Foreign & Commonwealth Office updates health and dental tourism travel advice for Turkey after 17 deaths recorded
The Foreign and Commonwealth Office (FCO) has updated its travel advice for Brits seeking to undergo medical and dental treatment in Turkey after seventeen deaths were recorded in the last 3 years.
The FCO is advising all British nationals who are considering going to Turkey for medical or dental treatment to carry out extensive independent research to lower the risks of botched treatment, side effects and complications during and after treatment. The new guidelines encourage people to avoid using companies, which “have a financial interest” in organising treatment packages abroad.
In the last decade, medical and dental tourism have become much more popular. Turkey is one of the top countries for Brits to visit for treatment, with prices up to 70% lower than in the UK. The most popular treatments include dental services, such as implants, crowns and smile makeovers, and cosmetic procedures, including breast augmentation, liposuction, tummy tucks, facelifts and Brazilian butt lifts.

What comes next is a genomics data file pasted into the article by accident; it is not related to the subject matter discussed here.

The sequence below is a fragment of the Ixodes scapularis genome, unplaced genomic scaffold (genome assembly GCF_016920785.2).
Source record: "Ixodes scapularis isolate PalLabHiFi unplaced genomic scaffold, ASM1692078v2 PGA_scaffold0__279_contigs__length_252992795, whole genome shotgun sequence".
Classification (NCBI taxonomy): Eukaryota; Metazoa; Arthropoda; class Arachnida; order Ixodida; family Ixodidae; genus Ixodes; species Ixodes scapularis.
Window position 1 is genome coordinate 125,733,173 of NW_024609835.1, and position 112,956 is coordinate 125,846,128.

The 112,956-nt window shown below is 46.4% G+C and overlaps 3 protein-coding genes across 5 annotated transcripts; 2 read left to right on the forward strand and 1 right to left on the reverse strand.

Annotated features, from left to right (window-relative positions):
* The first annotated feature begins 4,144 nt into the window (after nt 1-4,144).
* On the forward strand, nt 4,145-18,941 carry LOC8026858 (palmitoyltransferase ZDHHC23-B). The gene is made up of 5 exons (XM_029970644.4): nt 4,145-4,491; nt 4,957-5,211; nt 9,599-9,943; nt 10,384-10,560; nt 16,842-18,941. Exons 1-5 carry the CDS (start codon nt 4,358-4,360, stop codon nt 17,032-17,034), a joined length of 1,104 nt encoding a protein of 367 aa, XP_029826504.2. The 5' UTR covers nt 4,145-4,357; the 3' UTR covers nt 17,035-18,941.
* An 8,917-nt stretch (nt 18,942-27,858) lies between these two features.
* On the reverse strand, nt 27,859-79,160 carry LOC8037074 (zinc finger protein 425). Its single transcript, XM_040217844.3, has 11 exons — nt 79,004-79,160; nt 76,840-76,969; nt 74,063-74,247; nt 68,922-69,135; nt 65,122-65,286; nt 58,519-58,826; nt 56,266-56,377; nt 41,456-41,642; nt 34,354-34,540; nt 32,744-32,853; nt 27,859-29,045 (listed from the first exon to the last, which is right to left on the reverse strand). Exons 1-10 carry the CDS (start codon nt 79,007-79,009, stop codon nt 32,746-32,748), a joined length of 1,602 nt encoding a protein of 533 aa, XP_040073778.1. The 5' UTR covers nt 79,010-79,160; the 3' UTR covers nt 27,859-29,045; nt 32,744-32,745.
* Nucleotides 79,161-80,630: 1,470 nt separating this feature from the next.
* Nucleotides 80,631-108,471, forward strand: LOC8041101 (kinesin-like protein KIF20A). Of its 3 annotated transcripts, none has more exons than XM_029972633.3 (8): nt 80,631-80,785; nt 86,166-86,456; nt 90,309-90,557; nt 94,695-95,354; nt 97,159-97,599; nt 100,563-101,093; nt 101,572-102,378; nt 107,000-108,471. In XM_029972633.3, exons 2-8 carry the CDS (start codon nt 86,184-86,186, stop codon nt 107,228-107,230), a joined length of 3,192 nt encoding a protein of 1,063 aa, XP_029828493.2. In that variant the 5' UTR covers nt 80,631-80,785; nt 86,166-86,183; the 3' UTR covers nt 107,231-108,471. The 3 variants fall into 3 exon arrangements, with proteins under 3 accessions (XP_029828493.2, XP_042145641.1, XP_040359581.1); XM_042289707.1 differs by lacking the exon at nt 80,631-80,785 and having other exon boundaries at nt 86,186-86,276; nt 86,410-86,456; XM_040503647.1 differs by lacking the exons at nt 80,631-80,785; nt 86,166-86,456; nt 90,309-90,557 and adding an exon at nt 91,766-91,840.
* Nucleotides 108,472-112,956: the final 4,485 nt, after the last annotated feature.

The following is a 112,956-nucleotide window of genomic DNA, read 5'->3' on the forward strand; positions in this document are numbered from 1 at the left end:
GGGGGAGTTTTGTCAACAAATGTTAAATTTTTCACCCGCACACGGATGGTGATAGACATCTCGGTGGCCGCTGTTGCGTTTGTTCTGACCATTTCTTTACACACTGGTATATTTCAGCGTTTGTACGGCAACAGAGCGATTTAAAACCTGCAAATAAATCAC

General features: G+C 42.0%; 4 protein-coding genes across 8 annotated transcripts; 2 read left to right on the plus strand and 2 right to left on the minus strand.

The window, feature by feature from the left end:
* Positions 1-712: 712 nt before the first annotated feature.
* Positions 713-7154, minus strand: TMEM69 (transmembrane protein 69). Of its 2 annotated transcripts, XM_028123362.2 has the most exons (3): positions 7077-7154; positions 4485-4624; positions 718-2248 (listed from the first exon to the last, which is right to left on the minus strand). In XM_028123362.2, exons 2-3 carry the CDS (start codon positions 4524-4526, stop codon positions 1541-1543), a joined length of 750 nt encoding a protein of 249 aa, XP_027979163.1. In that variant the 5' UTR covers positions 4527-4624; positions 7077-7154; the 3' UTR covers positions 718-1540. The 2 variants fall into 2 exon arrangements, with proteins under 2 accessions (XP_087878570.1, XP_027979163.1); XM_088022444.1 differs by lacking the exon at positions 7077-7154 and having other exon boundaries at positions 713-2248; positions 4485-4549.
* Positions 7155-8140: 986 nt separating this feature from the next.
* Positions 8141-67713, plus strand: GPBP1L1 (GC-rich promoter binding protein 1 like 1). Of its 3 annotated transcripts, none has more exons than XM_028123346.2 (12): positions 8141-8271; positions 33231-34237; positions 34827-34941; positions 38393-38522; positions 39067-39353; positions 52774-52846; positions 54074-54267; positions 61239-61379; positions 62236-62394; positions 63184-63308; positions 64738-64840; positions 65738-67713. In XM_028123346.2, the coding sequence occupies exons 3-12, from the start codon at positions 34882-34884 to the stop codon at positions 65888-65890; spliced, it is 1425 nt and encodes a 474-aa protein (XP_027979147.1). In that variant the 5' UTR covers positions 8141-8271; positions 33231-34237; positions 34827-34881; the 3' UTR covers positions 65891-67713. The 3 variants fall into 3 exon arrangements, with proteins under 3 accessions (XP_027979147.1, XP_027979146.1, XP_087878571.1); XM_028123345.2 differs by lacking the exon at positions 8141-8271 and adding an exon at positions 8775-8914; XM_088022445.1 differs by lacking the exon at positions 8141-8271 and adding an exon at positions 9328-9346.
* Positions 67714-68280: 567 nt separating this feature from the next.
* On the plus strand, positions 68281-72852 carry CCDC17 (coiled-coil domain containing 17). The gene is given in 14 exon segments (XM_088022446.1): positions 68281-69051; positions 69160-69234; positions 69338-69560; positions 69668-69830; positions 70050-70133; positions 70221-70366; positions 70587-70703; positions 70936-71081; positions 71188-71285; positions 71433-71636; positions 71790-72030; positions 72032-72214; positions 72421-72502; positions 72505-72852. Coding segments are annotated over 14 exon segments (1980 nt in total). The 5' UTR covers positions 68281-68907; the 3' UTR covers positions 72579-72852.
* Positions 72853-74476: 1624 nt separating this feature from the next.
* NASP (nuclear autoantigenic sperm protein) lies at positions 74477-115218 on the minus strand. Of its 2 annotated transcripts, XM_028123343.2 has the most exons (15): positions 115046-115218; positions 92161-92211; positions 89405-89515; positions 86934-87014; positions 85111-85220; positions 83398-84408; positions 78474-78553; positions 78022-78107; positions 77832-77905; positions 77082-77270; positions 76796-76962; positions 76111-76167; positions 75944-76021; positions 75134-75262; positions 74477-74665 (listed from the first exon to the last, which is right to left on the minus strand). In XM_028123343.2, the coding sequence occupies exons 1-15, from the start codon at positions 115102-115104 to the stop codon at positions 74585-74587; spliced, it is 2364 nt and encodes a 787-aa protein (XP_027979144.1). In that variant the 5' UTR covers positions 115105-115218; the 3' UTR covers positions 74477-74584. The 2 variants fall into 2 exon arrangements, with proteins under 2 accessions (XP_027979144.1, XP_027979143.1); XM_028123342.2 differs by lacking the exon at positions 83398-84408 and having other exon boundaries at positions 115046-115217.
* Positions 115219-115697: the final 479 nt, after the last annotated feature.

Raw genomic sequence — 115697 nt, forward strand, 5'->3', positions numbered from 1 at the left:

The revised FCO guidance confirms 17 deaths directly linked to medical and dental tourism since January 2019. There have also been several reports of tourists returning to the UK and requiring remedial treatment.
On the government website, the updated advice states that “the standard of medical facilities and available treatment vary widely around the world” and urges British nationals to carry out their own research, focusing on accredited clinics, which are registered with Turkish authorities and listed on the Health Services General Directorate website. The National Travel Health Network and Centre also advises medical and dental patients to seek expert advice in the UK before committing to treatment overseas.
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